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Innate Immun. 2014 Nov;20(8):787-98. doi: 10.1177/1753425913506269. Epub 2013 Oct 11.

Pulmonary surfactant protein A-induced changes in the molecular conformation of bacterial deep-rough LPS lead to reduced activity on human macrophages.

Author information

1
Division of Immunobiophysics, Research Center Borstel, Leibniz-Center for Medicine and Biosciences, Borstel, Germany.
2
Division of Biophysics, Research Center Borstel, Leibniz-Center for Medicine and Biosciences, Borstel, Germany.
3
European Molecular Biology Laboratory c/o DESY, Hamburg, Germany.
4
Division of Immunobiophysics, Research Center Borstel, Leibniz-Center for Medicine and Biosciences, Borstel, Germany aschromm@fz-borstel.de.

Abstract

The lung is constantly exposed to immune stimulation by LPS from inhaled microorganisms. A primary mechanism to maintain immune homeostasis is based on anti-inflammatory regulation by surfactant protein A (SP-A), a secreted component of lung innate immunity. The architecture of LPS aggregates is strongly associated with biological activity. We therefore investigated whether SP-A affects the physico-chemical properties of LPS. Determination of the three-dimensional aggregate structure of LPS by small-angle X-ray scattering demonstrated that SP-A induced the formation of multi-lamellar aggregate structures. Determination of the acyl-chain-fluidity of LPS aggregates by Fourier transform infrared (FTIR) spectroscopy showed that the phase transition temperature of LPS was reduced in the presence of SP-A. The phosphate groups at the diglucosamine backbone of LPS represent important functional groups for the bioactivity of LPS. FTIR analysis revealed changes in the vibrational bands νas PO-(2), indicating an interaction of SP-A with the 1-phosphate, but not with the 4'-phosphate. The physico-chemical changes induced by SP-A were associated with up to 90% reduction in LPS-induced TNF-α-production by human macrophages. In conclusion, our data demonstrate that the SP-A/LPS interaction induces conformational changes in LPS aggregates leading to biologically less active structures, thereby providing a new molecular mechanism of immune modulation by SP-A.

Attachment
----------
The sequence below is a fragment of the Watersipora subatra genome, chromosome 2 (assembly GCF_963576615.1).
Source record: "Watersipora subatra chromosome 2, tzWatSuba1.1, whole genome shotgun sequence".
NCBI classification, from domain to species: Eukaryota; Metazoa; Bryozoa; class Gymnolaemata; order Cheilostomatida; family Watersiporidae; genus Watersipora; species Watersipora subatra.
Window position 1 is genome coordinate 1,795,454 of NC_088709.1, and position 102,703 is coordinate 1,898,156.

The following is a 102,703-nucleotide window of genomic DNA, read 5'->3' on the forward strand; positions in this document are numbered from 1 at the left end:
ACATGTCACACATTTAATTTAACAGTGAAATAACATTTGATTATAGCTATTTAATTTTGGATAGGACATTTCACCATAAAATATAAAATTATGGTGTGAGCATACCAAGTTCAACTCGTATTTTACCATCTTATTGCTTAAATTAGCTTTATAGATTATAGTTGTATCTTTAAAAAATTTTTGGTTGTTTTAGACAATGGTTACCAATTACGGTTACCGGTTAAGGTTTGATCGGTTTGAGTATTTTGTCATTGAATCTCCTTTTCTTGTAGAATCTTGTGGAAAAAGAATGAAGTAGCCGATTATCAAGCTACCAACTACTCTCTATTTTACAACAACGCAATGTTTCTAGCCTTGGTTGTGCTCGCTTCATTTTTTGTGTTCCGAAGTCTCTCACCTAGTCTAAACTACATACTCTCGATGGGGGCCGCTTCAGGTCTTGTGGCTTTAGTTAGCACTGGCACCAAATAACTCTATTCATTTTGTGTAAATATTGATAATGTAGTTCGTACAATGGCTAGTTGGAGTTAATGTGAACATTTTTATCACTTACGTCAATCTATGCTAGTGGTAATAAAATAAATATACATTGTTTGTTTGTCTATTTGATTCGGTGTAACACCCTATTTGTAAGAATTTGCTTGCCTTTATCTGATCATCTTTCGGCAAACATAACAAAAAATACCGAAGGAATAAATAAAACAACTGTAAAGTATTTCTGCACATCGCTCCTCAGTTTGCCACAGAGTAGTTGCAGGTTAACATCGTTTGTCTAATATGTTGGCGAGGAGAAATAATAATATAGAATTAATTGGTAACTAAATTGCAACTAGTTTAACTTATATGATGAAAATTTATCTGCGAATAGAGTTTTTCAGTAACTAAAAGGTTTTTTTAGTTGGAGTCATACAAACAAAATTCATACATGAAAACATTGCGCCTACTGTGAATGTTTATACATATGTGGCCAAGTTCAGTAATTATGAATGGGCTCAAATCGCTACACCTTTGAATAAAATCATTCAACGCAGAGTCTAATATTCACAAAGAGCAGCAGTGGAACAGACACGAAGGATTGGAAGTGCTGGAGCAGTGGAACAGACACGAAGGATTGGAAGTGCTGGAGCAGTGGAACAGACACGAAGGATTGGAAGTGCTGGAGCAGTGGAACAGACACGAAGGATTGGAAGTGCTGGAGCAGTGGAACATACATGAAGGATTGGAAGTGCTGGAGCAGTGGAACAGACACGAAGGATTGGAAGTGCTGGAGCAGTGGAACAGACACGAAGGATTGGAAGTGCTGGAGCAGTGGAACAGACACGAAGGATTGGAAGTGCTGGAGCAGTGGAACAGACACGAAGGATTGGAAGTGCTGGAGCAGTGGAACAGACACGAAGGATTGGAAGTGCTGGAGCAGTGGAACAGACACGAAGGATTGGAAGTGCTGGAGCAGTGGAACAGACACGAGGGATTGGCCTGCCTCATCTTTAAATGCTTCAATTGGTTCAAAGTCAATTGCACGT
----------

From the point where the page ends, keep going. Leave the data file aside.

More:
KEYWORDS:

Lipopolysaccharide; aggregate structure; infrared spectroscopy; macrophage activation; membrane fluidity; surfactant protein

PMID:
24122298
DOI:
10.1177/1753425913506269
[Indexed for MEDLINE]

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